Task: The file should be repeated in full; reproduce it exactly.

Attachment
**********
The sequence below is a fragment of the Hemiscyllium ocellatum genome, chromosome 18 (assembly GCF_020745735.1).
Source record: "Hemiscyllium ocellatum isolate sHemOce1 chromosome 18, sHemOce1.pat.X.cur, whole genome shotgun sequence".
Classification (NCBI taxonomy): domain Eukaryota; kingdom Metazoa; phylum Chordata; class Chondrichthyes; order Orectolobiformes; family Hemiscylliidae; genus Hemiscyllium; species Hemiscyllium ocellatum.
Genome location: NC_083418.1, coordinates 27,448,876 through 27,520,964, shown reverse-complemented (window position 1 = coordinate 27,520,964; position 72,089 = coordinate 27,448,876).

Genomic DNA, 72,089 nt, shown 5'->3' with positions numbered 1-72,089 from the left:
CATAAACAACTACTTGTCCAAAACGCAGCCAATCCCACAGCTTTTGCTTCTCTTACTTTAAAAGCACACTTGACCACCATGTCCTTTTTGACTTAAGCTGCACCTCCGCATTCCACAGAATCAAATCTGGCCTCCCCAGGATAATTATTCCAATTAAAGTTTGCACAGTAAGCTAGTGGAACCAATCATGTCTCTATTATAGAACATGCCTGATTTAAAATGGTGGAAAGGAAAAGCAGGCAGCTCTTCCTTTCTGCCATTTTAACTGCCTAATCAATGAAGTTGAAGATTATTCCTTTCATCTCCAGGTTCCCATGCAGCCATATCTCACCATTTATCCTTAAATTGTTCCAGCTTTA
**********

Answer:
The sequence below is a fragment of the Hemiscyllium ocellatum genome, chromosome 18 (assembly GCF_020745735.1).
Source record: "Hemiscyllium ocellatum isolate sHemOce1 chromosome 18, sHemOce1.pat.X.cur, whole genome shotgun sequence".
Classification (NCBI taxonomy): domain Eukaryota; kingdom Metazoa; phylum Chordata; class Chondrichthyes; order Orectolobiformes; family Hemiscylliidae; genus Hemiscyllium; species Hemiscyllium ocellatum.
Genome location: NC_083418.1, coordinates 27,448,876 through 27,520,964, shown reverse-complemented (window position 1 = coordinate 27,520,964; position 72,089 = coordinate 27,448,876).

Genomic DNA, 72,089 nt, shown 5'->3' with positions numbered 1-72,089 from the left:
CATAAACAACTACTTGTCCAAAACGCAGCCAATCCCACAGCTTTTGCTTCTCTTACTTTAAAAGCACACTTGACCACCATGTCCTTTTTGACTTAAGCTGCACCTCCGCATTCCACAGAATCAAATCTGGCCTCCCCAGGATAATTATTCCAATTAAAGTTTGCACAGTAAGCTAGTGGAACCAATCATGTCTCTATTATAGAACATGCCTGATTTAAAATGGTGGAAAGGAAAAGCAGGCAGCTCTTCCTTTCTGCCATTTTAACTGCCTAATCAATGAAGTTGAAGATTATTCCTTTCATCTCCAGGTTCCCATGCAGCCATATCTCACCATTTATCCTTAAATTGTTCCAGCTTTA